Most personal financial columns have a strong emphasis on investments. How do you get richer? How much can your money grow by? What are you worth? This is understandable as it is something that appeals to the greed element in most people but it is actually the wrong focus when it comes to money management.
Those who have either read the book or seen the various films or TV series of Jane Austen’s “Pride and Prejudice” might recall that Mr Darcy was seen as being attractive as a potential husband not necessarily because he was handsome but because he had an income of £10,000 a year. The emphasis then was not on being a millionaire but on having at least a sufficient income to live on.
When you reflect on the mayhem of the latter end of the Celtic Tiger and the chasing of capital gains rather than looking for an assurance on income you can’t help feel that for all our modern sophistication the old approach of having money in your pocket before looking for capital growth makes infinitely more sense.
So if you could sidestep the last decade and start all over again, what would you do different or more appropriately what should you have done differently?
When you are younger having a good stream of current income is reliant usually on earnings from an occupation or a business. When you are older, especially in retirement it will be dependent on having accumulated enough assets to provide an income when you can’t work anymore. Of course most people equate retirement monies with a pension fund whether it is provided personally or by the State. With the likely long term reduction in State benefits as well as many employer sponsored schemes facing cutbacks many people are facing an uncertain future, whether they recognise it or not. Indeed, this assumes that you have a pension scheme at all. Latest figures would seem to indicate that only 50% of the workforce actually has a pension. Even then the level of the pension can vary from being fully funded to being minimally funded.
So if your pension fund is of limited future value what can anyone do?
A key component of good financial management is the ability to control your costs. If you have ever run a business you will know this. Too much overhead and not enough income amounts to going bust. The speed of the insolvency is directly related to the degree of overspending. Family budgets are no different in that they require discipline, something that is dependent on the personal application of each individual.
In advising clients in recent years it has been eye-opening on what many deem to be basic expenses. In my view this is paying the mortgage or rent, putting food on the table, clothes on your backs of all and enough to support basic education for the children. Many who I have been advising in recent years have told me that this also includes tennis lessons for the children, golf club memberships, two holidays a year and changing the car every three years.
Without wishing to deprive anybody of what they desire the reality is that such superfluous overspending now, especially on non-essentials, jeopardises future income and the basic lifestyle of the future. It seems that the lessons of the fallout of the Celtic Tiger have not been learnt in some quarters. Don’t get me wrong, I don’t want to be seen as a Scrooge type character but the truth is many did not understand the full implications of their borrowing to fuel their overspending in the Noughties until it was too late. It really should be a case of once bitten, twice shy. Overspending just does not work.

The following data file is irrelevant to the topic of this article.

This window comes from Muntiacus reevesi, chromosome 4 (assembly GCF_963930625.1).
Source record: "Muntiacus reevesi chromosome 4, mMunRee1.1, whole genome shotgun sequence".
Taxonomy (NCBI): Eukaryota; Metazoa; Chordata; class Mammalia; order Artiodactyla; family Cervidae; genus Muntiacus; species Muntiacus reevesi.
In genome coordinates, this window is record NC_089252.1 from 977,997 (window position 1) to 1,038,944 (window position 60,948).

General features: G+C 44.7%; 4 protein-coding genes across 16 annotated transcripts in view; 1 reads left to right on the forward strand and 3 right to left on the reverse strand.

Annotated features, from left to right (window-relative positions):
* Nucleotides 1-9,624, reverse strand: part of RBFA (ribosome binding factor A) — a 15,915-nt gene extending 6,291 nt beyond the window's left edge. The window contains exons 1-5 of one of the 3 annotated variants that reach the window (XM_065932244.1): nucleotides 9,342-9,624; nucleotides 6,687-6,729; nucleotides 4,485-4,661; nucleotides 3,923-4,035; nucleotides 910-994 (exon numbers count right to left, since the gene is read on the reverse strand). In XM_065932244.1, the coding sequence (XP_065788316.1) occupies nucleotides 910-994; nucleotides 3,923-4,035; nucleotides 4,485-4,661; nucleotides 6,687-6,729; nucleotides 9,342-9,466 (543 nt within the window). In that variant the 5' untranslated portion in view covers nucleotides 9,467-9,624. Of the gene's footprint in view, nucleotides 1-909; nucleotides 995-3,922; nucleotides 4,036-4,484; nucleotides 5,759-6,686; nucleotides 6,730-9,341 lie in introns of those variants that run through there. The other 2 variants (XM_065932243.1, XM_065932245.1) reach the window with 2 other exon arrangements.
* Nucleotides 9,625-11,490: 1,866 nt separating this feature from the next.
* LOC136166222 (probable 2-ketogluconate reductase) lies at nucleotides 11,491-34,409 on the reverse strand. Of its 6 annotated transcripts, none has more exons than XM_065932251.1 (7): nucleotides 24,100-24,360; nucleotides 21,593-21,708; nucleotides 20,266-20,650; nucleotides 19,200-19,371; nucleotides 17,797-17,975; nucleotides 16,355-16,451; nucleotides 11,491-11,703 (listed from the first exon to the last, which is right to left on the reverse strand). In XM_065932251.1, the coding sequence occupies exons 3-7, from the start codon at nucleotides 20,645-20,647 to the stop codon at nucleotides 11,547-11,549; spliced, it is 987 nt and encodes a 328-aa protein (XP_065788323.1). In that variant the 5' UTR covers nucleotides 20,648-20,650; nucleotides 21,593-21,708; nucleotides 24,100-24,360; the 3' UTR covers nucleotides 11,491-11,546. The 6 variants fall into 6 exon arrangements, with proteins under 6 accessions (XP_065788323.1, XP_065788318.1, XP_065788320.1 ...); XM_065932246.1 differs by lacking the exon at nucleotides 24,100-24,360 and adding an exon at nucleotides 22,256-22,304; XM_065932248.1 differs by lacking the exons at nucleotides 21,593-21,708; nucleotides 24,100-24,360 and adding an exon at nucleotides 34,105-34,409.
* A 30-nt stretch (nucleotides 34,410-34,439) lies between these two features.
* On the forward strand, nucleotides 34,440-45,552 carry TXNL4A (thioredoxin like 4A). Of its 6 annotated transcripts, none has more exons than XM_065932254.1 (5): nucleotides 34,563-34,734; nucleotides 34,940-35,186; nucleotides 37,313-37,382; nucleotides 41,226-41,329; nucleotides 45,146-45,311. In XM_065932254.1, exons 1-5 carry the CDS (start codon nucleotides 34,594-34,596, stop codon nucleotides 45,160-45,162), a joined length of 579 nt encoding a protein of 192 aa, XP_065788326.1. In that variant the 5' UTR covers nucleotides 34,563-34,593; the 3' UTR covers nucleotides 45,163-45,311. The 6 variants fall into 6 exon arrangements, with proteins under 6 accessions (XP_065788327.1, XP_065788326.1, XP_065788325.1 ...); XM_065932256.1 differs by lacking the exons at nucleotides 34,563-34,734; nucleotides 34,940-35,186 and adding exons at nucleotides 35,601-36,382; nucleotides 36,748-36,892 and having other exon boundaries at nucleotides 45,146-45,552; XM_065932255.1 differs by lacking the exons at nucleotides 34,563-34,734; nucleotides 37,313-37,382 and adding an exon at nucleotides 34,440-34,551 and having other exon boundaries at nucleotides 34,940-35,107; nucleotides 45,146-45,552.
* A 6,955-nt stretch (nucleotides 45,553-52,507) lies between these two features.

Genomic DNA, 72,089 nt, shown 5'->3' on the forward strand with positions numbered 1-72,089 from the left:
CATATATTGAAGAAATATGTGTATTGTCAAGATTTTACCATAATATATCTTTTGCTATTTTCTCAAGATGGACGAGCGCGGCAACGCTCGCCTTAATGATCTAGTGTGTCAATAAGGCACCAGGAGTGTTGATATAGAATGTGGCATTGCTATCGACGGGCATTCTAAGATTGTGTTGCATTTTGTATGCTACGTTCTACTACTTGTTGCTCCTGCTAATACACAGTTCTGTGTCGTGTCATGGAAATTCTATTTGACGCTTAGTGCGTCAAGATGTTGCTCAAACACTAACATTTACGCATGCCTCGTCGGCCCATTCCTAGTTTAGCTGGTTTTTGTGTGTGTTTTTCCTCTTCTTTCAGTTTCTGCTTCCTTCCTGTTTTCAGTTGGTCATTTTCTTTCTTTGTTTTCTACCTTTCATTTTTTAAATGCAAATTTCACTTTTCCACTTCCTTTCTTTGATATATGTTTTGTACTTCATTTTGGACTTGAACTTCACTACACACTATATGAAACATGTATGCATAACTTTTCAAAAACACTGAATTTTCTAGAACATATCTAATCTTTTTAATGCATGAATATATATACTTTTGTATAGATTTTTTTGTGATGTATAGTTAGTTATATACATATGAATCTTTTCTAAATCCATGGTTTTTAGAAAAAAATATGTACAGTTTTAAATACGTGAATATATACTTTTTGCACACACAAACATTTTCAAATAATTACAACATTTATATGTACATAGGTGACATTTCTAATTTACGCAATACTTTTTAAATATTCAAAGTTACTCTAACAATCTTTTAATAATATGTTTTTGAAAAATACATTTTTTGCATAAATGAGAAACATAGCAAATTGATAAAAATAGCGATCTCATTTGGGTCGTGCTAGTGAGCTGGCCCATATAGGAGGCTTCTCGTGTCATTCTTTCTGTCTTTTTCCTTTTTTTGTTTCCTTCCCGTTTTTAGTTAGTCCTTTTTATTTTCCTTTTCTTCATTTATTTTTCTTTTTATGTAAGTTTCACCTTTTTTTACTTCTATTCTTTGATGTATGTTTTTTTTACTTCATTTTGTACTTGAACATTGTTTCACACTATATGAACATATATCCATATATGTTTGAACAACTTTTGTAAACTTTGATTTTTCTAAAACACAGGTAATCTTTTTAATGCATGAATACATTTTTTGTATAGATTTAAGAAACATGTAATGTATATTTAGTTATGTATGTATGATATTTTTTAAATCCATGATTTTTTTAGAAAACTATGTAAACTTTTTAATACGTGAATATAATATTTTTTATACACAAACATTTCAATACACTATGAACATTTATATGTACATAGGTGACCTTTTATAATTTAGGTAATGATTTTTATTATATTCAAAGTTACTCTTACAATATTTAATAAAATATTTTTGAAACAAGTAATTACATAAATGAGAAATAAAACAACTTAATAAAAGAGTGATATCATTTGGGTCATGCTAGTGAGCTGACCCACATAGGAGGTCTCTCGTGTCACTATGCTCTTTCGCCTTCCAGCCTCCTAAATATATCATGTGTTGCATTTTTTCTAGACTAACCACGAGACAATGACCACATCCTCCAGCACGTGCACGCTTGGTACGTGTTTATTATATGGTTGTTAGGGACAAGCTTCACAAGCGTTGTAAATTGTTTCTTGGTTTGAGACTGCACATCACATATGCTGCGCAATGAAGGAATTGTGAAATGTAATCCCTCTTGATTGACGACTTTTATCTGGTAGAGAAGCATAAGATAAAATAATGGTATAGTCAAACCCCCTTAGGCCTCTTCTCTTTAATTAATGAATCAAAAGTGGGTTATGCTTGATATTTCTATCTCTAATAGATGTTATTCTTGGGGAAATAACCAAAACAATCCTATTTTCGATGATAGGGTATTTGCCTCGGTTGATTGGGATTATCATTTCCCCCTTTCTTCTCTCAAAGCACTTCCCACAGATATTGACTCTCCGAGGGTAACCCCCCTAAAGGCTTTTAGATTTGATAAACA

On the other hand, simple accumulation whether through a bank account or a pension product can produce a substantial sum. Einstein is reputed to have declared that “the most powerful force in the universe is compound interest”. For example, a savings of a mere €23 a week earning only 3%p.a. over a 10 year period amounts to a tidy sum of €13,943 after 10 years and €32,762 over 20 years. If the growth rate was 6% then the figures become €16,375 and €46,200 respectively. Saving multiples of €23 on a weekly basis produces pro rata returns. The bottom line is that a consistent approach to savings can pay off and, as such, this can produce a significant future source of income.
Saving and spending are only part of the equation. Managing risk is key. One of the other lessons of the Celtic Tiger is that people chased the dreams of others by trying to copy the “Jones” in either purchasing property or gambling with “Contracts For Difference”. Many invested in assets with risks that they did not understand and in many cases compounded that risk with borrowed money. Very few stood back and really gave consideration as to their personal ability to absorb financial losses if the investments went pear shaped. These harsh lessons should not be forgotten. In essence, you should only gamble with what you can afford to lose. Otherwise you need to control risk and invest for the future.
But then what’s an appropriate level of risk. It varies from person to person and is influenced by issues such as time left to when money needs to be spent, tax circumstances, personal health and level of personal expenses.
To determine how all of these interact needs the skills of a financial planner who is capable of forensic analysis of your finances as well as painting a detailed personal picture of your future income and wealth. Only by focusing on your needs rather than the value or benefits of a financial product can you truly appreciate how your future income can be generated and protected.